We often think of testosterone or estrogen when referring to sex hormones — but have you ever heard of SHBG? Sex hormone-binding globulin, also known as SHBG, is an important protein that binds to sex hormones and carries them through the blood. Although different anatomy and physiology mean different processes and amounts, both men and women produce testosterone, which is measured as total testone. Of that testosterone, you’ll have what’s called your free testosterone, which is the bioavailable form of the hormone that will allow you to use it. Now, both of those numbers are important, but you’ll see a change in the ratio of total testosterone to free testosterone partially linked to sex hormone-binding globulin. So you can have someone who produces a large amount of total testosterone but has a low amount of available testosterone due to the fact this protein — sex hormone-binding globulin — is actually binding up a lot of the testosterone, making it unavailable for use in the body.
What is Sex Hormone-Binding Globulin?
So, Is SHGB Good or Bad?
When your SHBG levels are high, your body has fewer free sex hormones that are bioavailable, so the goal is to have lower levels of sex hormone-binding globulin to allow your body more unbound sex hormones that it can use. In males, SHBG levels are considered “good” if you have 10 to 57 nanomoles per liter. For nonpregnant women, the healthiest range for SHBG is between 18 to 144 nmol/L. You can determine your levels by asking your doctor to give you a SHBG test. If you’re struggling with trouble losing weight, acne, fatigue, or low libido — you may want to consider taking a SHBG test.
How Can We Lower Our SHBG Naturally?
Dr. Alice says, “Most of your hormones that you make are going to be bound up. The amount of sex hormone-binding globulin is going to vary — it depends on a lot of factors. So, I ask a lot of my patients, are you stressed? Are you eating enough food? If you’re a female, are you taking oral contraceptives? Nutrient status, inflammation… there are so many things that affect sex hormone-binding globulin and how much you make of it.”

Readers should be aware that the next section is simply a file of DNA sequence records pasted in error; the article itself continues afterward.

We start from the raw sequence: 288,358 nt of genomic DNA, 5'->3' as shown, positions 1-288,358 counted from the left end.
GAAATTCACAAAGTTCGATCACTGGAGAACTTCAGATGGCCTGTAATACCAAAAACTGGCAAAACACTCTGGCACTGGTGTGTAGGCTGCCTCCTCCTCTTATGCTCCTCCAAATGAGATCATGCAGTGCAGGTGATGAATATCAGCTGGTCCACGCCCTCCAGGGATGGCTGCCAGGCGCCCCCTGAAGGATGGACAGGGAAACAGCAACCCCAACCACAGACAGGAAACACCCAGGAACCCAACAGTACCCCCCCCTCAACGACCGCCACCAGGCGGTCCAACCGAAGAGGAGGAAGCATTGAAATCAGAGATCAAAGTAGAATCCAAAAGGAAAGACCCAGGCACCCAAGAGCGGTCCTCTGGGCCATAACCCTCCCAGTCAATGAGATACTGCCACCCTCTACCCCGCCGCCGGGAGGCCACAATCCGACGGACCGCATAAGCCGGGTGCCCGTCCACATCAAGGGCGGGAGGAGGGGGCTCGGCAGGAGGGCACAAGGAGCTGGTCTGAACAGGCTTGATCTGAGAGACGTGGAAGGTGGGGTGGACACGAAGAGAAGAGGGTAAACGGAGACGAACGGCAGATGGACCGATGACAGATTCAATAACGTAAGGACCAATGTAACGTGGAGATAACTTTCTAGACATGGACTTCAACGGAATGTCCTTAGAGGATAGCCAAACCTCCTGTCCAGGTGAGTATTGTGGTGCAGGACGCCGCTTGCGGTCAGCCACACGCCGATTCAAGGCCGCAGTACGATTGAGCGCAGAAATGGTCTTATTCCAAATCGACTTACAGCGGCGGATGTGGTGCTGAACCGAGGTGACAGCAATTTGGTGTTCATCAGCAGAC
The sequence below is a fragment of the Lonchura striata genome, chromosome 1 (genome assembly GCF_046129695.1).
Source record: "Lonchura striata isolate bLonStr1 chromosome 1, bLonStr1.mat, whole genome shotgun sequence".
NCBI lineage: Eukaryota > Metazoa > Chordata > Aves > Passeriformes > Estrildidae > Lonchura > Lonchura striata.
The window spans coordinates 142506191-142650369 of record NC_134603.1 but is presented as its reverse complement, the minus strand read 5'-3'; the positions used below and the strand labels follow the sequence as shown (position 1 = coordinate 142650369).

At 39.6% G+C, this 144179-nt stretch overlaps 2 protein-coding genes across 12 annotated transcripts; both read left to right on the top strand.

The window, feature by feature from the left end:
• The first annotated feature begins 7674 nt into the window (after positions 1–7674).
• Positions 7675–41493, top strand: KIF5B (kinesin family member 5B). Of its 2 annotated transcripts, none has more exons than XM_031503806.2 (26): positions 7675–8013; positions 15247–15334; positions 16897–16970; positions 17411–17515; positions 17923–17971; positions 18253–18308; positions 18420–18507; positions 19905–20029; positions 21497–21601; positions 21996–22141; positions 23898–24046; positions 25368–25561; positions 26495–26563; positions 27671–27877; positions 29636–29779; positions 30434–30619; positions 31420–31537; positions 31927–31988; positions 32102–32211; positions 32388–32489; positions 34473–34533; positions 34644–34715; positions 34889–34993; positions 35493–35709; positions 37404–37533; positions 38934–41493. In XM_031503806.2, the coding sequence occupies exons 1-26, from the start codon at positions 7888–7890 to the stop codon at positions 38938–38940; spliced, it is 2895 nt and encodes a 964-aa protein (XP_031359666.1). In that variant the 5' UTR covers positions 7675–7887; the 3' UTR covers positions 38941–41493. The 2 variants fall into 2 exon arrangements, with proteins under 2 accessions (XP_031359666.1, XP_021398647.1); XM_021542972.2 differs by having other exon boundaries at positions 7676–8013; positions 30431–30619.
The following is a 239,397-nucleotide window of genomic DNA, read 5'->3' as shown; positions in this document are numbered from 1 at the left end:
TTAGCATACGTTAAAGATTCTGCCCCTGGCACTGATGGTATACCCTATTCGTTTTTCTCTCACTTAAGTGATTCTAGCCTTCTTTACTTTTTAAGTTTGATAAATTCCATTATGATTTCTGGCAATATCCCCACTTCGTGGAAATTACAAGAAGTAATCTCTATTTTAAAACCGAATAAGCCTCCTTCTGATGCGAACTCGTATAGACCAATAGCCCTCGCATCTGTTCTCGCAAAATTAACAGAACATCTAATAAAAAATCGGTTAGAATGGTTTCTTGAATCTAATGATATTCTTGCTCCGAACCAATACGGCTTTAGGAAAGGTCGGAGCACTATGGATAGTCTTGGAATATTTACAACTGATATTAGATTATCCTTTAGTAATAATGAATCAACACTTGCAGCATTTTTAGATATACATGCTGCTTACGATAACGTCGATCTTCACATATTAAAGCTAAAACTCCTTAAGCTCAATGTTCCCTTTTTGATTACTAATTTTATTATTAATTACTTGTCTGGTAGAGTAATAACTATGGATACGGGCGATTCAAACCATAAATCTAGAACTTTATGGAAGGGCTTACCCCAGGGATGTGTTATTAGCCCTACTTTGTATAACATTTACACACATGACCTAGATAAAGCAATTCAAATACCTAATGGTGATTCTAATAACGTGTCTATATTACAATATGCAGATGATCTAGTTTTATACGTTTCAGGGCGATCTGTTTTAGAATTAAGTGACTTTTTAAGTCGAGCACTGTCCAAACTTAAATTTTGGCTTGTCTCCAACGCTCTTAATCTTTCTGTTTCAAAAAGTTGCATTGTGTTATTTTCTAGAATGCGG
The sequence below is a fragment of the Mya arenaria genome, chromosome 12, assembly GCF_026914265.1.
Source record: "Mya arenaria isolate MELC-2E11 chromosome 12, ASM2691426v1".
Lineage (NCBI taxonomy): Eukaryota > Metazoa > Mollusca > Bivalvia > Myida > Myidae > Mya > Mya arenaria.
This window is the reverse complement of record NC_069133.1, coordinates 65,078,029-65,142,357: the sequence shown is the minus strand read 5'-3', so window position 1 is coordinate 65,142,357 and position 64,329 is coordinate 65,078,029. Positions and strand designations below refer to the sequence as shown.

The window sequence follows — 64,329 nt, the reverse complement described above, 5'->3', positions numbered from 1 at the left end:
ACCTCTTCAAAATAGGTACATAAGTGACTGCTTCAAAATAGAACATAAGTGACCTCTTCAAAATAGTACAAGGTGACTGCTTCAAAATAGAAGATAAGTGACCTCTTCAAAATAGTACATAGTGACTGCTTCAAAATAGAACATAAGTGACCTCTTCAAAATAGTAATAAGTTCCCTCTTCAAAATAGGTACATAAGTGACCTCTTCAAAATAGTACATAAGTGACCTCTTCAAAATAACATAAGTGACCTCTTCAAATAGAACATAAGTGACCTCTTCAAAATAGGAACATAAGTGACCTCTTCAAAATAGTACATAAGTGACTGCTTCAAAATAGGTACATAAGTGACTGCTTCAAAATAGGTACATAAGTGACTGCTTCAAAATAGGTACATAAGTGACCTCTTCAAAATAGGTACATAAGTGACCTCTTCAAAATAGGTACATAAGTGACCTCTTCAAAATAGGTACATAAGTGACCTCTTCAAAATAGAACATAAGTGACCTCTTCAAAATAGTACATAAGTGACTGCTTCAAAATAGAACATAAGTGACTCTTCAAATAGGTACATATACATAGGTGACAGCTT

If you’re looking to have more sex hormones bioavailable, you’re going to want to intake higher amounts of protein. Dr. Alice has seen firsthand the correlation between not eating enough protein and the sex hormone-biding globulin significantly increasing. Secondly, you should measure the level of stress you’re currently experiencing in your life. Everyone deals with stress in 2022 — but it’s crucial to learn how to cope with it to be the healthiest you can be. We highly recommend meditation to mitigate your stress levels. People experiencing higher stress levels will likely have nervous systems that determine it’s unsafe for the body to procreate, as it would create another stressor. Lastly, Dr. Alice says she has never been able to lower the sex hormone-binding globulin for women who take oral contraceptives. It may be beneficial to consider other birth control methods if you’re able to!
Dr. Alice emphasizes the importance of rest and repair to keep your SHBG at an optimal level. Stress management and digestion play major roles in keeping your sex hormones readily available! While you may have never heard of SHBG prior to reading this article, we hope this new information will be beneficial to you as you take a deeper look into your health. It’s certainly important to go to the gym and eat nutritious meals — but so much more that goes into a person’s health, there’s a reason Stark doesn’t just start and stop in the gym!